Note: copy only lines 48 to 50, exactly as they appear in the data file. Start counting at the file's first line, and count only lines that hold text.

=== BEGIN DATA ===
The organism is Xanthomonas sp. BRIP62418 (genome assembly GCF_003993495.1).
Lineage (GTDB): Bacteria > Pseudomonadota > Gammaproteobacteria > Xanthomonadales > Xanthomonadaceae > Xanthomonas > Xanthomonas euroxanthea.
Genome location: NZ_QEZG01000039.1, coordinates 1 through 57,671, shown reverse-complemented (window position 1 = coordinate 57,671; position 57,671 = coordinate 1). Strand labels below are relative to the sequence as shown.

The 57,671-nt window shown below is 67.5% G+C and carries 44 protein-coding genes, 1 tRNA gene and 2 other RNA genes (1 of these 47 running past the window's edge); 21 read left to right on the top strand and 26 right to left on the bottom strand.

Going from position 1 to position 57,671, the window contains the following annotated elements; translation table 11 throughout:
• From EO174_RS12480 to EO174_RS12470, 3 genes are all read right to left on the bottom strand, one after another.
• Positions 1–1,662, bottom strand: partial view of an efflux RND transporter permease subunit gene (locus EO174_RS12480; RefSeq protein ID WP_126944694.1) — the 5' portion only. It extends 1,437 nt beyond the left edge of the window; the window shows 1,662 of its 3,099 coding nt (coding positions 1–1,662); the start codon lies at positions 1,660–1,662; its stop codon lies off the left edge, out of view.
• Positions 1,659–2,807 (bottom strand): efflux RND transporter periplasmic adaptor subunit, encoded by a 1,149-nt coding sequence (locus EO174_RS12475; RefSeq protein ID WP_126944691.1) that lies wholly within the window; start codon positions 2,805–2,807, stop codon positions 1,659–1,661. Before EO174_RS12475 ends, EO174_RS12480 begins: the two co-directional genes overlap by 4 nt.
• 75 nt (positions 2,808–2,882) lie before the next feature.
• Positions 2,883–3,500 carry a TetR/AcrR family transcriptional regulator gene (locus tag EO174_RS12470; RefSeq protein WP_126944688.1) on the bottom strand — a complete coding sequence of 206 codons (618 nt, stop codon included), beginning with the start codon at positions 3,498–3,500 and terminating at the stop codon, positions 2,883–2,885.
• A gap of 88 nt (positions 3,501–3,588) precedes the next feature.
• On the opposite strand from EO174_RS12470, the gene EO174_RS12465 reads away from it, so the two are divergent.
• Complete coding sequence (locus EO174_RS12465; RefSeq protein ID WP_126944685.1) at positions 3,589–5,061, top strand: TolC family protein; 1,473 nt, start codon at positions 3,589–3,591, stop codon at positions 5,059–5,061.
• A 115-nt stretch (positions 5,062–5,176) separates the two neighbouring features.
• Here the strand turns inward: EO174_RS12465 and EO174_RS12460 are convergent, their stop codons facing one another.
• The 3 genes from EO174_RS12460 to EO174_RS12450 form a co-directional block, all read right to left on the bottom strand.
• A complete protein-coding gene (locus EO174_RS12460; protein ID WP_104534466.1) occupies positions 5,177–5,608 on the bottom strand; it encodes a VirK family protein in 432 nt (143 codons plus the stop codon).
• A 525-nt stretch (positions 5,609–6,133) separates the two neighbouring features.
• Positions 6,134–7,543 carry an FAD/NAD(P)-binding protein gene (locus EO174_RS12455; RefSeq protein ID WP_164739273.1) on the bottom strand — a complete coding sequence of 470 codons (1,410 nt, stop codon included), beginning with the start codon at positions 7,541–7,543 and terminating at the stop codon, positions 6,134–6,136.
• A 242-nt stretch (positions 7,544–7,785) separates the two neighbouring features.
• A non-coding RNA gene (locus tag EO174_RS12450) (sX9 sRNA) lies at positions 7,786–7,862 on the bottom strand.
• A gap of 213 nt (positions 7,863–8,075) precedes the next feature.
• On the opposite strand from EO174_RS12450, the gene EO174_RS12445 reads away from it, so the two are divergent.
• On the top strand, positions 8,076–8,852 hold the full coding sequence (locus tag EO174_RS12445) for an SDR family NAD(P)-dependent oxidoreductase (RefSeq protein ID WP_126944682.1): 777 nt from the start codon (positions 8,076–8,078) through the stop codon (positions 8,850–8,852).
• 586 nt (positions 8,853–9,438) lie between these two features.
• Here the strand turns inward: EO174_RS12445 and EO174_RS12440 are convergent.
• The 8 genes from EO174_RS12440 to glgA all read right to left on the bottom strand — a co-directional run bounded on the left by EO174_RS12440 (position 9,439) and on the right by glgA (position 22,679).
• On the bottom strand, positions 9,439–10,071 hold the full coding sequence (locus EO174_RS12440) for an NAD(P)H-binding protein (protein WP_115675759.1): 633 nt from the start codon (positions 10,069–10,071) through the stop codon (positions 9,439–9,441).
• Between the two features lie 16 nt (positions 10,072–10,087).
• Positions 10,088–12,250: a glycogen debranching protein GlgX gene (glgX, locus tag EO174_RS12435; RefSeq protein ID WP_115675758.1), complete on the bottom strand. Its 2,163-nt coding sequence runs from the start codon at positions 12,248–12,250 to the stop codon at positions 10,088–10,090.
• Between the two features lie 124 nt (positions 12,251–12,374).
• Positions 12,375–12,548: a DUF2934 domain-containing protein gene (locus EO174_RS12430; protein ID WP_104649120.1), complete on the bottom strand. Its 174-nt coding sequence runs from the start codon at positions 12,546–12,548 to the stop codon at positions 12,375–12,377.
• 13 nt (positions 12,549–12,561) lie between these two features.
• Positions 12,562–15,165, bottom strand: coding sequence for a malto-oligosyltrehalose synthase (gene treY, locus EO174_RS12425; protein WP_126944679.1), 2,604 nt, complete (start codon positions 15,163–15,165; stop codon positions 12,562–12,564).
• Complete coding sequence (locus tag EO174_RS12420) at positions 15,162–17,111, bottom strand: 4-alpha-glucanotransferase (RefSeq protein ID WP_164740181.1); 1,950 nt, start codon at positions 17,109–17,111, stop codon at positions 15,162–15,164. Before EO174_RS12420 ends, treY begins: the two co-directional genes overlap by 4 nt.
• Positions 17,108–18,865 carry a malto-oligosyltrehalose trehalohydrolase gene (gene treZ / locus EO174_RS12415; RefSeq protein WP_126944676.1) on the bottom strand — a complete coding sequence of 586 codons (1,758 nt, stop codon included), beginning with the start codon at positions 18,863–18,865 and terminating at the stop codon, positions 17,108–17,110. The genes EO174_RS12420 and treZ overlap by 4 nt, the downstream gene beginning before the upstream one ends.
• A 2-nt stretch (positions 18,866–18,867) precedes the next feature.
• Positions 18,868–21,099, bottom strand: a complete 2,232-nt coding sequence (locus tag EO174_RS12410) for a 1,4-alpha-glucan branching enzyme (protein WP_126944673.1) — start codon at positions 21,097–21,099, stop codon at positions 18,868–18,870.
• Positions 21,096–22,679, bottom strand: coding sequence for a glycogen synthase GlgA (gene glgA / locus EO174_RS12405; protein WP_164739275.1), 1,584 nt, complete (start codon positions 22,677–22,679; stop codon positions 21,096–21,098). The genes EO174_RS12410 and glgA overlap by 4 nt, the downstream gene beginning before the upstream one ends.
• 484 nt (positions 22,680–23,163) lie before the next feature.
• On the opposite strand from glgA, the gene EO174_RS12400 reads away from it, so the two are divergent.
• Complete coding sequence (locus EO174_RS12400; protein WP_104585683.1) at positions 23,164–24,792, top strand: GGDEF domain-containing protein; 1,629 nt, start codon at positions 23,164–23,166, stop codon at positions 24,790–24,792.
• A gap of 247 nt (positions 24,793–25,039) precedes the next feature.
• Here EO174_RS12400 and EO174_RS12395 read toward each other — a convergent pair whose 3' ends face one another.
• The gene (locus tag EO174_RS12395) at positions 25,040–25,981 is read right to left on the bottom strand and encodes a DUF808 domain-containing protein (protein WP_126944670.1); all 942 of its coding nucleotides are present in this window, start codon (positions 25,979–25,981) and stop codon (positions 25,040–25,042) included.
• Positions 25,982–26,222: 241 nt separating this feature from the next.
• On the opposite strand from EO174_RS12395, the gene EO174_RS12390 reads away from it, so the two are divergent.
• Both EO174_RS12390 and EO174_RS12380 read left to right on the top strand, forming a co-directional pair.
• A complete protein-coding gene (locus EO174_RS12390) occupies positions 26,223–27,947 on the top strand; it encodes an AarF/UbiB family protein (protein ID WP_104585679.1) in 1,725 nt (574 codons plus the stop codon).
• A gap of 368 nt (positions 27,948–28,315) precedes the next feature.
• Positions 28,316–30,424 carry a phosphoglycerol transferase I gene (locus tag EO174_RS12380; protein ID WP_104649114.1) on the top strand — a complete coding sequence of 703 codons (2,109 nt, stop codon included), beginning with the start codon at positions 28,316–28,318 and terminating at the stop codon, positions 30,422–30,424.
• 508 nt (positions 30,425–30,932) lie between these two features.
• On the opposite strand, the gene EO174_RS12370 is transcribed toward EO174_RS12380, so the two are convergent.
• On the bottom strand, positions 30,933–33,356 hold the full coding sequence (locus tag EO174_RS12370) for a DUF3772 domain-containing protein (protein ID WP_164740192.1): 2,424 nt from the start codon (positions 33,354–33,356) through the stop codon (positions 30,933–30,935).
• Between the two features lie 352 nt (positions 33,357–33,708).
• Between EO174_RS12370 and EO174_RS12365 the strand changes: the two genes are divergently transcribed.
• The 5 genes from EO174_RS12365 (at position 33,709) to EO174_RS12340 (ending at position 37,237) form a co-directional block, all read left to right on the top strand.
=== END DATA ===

• Both EO174_RS12390 and EO174_RS12380 read left to right on the top strand, forming a co-directional pair.
• A complete protein-coding gene (locus EO174_RS12390) occupies positions 26,223–27,947 on the top strand; it encodes an AarF/UbiB family protein (protein ID WP_104585679.1) in 1,725 nt (574 codons plus the stop codon).
• A gap of 368 nt (positions 27,948–28,315) precedes the next feature.